Alberto Verani and his wife, Marina, are a happily married, well-to-do couple, living in modern Rome. Marina, however, feels that before old age approaches she wants to prove to herself that she is still attractive to men. She determines to take a short vacation at a winter resort with a woman friend of hers. Alberto is somewhat upset until his wife explains that her project is no way "improper." He therefore consents with fairly good grace. Chance has it that a telephone message intended for a nearby florist comes to his home from a well-known Countess, ordering roses. Alberto decides to play a little game with the Countess and sends her the roses on his own, together with a brief anonymous note from a supposed admirer. He believes that an innocent flirtation of this kind is not entirely out of order in view of his wife's plans. Just before Marina leaves for the station the roses intended for the Countess are by mistake delivered to her, together with her husband's anonymous note. Marina is of course, intrigued and decides not to go away. Alberto, unwilling to admit his slight but innocent trick, keeps his silence. So for several days the roses come regularly to Marina, each accompanied by a mysterious note. Matters threaten to become even more serious when Marina is seen to be drifting farther and farther from her husband in the direction of the unknown admirer. In an attempt to set matters right a family friend, Tomasso Savelli, resorts to the desperate measure of telling Marina that he himself is the unknown admirer. However, that story will not hold water, and in the end the Veranis are not only reconciled but they have established a more genuine understanding and affection than existed before Marina's original plan to go away.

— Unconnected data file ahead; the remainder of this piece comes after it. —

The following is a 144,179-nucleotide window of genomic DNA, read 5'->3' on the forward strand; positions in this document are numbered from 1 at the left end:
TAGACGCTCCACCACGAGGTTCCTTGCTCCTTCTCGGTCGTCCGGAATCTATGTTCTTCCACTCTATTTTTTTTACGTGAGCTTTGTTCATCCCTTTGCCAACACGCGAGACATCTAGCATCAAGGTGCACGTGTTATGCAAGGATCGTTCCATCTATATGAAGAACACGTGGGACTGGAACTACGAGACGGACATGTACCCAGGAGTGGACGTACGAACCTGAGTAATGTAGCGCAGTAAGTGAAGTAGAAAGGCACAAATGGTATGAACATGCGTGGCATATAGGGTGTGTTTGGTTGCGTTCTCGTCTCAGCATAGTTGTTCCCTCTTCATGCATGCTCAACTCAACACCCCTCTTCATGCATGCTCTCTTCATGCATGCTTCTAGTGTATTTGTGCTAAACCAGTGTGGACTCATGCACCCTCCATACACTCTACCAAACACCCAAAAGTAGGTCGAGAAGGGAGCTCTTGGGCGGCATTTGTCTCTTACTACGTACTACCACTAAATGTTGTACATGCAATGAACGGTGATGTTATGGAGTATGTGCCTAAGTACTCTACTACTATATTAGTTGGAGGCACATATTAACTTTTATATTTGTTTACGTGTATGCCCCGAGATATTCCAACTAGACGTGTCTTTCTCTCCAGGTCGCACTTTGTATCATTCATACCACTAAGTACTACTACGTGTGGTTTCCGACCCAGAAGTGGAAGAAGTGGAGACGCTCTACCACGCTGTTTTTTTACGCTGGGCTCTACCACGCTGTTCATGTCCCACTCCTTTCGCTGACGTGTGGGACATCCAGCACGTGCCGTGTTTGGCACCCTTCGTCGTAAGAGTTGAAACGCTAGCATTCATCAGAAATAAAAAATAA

Produced in London. A light-hearted and charmingly sophisticated comedy.